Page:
KüCHLER, Conrad Heinrich: France, 1793, Bronze, 48 mm
Obv:  Bust of Marie Antoinette    MARIA ANTON. AUSTR. FR. ET NAV. REGINA
Below:  NAT. 2 NOV. 1755. NUP. 16 MAY. 1770. COR. 11 JUN. 1775
Rev:  Scene of Marie Antoinette being carted to guillotine. She is seated in a common tumbril, hands tied behind her back. National guard are at rear while a child, hat in hand, dances in front of the cart. The Place Louis XVI, now the Place de la Revolution, is packed with people and the guillotine stands ready. The legend above is taken from Lucan    ALTERA VENIT VICTIMA. (Abbreviated from ‘En altera venit Victima nobilior': (Another Nobler Victim Comes; or The Next One Becomes a Victim).
Ref:  Hennin 360/533;  Jones (French Revolution), Figs. 5 & 18.

Marie Antoinette (1755-1793), an Austrian princess, was never popular with the French public. (She was once to have exclaimed 'If I was not Queen, one would say that I had an insolent air'). She was often accused of putting Austrian interests ahead of those of her husband's kingdom. Her unpopularity was increased by her extravagant spending, which was often unfairly connected with the grave financial difficulties that beset France in the 1780s. This uncertain position put her in danger in the revolutionary period. This was not helped by her uncompromising stance to even the more moderate revolutionaries and her attempts at collusion with other European powers to try to suppress the insurgents. After the royal family failed to escape in 1791, and monarchy was abolished in 1792, Louis XVI was tried for treason and executed in January 1793. The former queen was tried by the National Assembly and executed on 16 October 1793.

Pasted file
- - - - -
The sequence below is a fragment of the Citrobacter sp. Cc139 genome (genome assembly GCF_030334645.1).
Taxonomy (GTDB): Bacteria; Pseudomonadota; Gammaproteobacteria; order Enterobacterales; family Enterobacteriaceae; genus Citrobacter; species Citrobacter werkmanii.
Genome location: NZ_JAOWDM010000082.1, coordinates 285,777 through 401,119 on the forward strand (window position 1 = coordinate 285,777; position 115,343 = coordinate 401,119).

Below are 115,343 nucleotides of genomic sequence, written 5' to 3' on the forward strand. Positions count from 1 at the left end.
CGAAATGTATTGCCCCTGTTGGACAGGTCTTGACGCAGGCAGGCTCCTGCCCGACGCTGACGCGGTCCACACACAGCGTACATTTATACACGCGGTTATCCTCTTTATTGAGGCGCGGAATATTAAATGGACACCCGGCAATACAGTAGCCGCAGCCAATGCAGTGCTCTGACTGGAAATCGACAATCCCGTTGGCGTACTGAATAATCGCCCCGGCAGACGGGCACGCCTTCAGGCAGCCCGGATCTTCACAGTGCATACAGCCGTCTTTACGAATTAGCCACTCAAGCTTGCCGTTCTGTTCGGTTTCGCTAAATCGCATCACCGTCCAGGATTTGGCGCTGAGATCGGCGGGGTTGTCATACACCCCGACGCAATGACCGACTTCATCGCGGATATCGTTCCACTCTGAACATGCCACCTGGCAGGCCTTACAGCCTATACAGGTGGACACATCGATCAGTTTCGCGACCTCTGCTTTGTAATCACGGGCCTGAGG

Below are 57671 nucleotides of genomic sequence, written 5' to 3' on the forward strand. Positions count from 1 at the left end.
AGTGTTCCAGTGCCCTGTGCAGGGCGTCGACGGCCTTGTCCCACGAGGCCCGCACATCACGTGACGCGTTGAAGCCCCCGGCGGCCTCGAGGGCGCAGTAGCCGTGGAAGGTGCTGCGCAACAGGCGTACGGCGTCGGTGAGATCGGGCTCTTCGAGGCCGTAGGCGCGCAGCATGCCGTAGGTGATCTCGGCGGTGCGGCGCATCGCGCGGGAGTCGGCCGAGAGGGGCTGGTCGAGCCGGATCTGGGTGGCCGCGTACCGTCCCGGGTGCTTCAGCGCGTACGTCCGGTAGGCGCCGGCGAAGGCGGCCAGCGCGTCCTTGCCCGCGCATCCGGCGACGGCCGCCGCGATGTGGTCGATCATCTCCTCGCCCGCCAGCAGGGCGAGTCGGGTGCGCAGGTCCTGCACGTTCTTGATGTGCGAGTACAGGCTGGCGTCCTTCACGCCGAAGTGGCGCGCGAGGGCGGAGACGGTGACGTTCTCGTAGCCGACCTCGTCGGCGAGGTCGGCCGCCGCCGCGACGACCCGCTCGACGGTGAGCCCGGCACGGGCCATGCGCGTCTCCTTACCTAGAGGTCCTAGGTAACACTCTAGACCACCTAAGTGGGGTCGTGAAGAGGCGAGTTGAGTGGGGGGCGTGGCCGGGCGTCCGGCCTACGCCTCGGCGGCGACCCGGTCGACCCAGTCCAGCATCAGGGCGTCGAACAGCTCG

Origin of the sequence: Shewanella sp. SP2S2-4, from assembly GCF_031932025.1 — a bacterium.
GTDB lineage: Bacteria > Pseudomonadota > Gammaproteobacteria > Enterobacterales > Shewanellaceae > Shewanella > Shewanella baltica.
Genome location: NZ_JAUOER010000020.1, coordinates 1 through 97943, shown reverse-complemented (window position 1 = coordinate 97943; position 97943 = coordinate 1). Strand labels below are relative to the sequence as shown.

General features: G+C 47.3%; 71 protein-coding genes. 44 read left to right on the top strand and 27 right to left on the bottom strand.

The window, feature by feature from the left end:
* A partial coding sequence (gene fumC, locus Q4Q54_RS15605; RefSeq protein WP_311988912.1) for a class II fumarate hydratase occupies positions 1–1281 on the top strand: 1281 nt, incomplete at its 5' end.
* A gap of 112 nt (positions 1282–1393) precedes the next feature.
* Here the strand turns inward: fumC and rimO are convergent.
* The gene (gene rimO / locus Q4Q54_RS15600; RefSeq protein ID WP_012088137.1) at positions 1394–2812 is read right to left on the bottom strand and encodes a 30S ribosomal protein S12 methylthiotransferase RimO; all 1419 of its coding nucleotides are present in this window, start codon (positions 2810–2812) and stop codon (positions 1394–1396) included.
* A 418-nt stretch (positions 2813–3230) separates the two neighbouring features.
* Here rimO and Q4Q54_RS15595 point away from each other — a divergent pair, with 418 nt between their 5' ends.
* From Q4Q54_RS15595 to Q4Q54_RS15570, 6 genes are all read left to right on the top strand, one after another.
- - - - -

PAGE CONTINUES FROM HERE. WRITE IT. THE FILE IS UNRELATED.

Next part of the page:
Heinrich Küchler, in partnership with the famous entrepreneur Matthew Boulton, produced this medal as a commercial speculation. Küchler came to work in London in March 1793, producing medals on the fate of Louis XVI, and expanded the cycle of subjects as they occurred. The British public, fascinated by the events in France, eagerly consumed revolutionary memorabilia. The medal was begun in October 1793, presumably days after the event, and issued in March 1794. (from British Museum web site)